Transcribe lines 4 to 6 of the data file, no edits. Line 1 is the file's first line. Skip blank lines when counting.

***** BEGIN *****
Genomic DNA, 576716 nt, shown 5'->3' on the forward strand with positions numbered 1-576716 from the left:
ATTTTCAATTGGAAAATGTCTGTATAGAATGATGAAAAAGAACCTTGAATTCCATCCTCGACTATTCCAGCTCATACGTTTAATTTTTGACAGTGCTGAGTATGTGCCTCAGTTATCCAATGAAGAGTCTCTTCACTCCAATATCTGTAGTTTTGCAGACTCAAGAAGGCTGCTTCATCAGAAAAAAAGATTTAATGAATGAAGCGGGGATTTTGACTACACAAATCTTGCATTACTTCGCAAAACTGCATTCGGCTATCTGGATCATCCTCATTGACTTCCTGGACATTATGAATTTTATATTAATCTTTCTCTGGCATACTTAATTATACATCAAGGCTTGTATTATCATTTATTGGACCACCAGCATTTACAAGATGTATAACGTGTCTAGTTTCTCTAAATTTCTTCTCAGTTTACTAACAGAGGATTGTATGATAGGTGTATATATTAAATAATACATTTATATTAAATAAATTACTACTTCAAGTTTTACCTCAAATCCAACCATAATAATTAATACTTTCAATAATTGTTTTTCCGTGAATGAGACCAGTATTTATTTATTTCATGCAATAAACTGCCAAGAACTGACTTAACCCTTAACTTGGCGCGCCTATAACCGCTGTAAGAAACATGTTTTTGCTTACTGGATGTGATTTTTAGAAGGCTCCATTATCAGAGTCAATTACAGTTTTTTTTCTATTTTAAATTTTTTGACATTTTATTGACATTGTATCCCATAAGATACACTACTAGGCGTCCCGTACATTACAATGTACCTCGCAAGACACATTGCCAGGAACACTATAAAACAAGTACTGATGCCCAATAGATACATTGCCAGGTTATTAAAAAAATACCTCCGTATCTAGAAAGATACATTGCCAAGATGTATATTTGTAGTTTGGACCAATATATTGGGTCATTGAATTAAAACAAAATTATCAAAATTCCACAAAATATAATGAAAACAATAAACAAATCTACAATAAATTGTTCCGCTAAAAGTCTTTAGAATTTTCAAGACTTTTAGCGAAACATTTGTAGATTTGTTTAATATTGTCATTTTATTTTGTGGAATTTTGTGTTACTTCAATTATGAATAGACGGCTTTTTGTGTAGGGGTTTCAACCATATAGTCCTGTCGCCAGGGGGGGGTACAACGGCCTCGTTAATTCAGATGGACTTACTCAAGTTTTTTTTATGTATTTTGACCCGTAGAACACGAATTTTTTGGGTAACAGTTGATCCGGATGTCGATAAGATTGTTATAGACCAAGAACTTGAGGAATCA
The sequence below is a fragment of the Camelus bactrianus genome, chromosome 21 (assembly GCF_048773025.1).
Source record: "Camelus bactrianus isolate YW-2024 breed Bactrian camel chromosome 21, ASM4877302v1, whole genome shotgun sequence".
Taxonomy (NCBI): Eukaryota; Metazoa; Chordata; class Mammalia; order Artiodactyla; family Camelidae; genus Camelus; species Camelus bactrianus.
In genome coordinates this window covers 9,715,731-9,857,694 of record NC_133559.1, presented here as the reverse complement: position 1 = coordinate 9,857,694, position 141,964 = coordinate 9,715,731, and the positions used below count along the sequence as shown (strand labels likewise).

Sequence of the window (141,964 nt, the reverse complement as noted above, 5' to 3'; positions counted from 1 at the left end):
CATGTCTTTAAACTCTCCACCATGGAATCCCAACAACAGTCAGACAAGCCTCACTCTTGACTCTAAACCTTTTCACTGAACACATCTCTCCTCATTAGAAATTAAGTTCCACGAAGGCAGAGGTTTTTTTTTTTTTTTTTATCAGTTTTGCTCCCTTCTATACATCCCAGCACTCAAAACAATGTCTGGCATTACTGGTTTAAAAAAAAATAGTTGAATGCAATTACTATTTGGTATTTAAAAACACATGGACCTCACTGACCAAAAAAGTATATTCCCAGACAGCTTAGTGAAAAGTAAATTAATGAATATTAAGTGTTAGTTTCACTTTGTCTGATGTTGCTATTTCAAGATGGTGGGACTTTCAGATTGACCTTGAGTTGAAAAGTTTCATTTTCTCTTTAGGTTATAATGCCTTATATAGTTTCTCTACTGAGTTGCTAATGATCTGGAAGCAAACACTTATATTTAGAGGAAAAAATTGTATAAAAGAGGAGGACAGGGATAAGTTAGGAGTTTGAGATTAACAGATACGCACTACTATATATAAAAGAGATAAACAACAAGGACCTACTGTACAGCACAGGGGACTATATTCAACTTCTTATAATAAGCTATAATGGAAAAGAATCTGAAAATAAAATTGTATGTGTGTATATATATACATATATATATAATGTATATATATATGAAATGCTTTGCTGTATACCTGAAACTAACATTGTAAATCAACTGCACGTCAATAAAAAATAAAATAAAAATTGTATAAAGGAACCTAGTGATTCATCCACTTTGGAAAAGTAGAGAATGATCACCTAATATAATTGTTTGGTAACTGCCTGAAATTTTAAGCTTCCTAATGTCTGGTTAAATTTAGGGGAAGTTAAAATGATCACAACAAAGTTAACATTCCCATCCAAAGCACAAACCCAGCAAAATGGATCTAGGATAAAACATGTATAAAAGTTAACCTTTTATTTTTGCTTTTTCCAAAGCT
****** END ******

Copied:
Source record: "Camelus bactrianus isolate YW-2024 breed Bactrian camel chromosome 21, ASM4877302v1, whole genome shotgun sequence".
Taxonomy (NCBI): Eukaryota; Metazoa; Chordata; class Mammalia; order Artiodactyla; family Camelidae; genus Camelus; species Camelus bactrianus.
In genome coordinates this window covers 9,715,731-9,857,694 of record NC_133559.1, presented here as the reverse complement: position 1 = coordinate 9,857,694, position 141,964 = coordinate 9,715,731, and the positions used below count along the sequence as shown (strand labels likewise).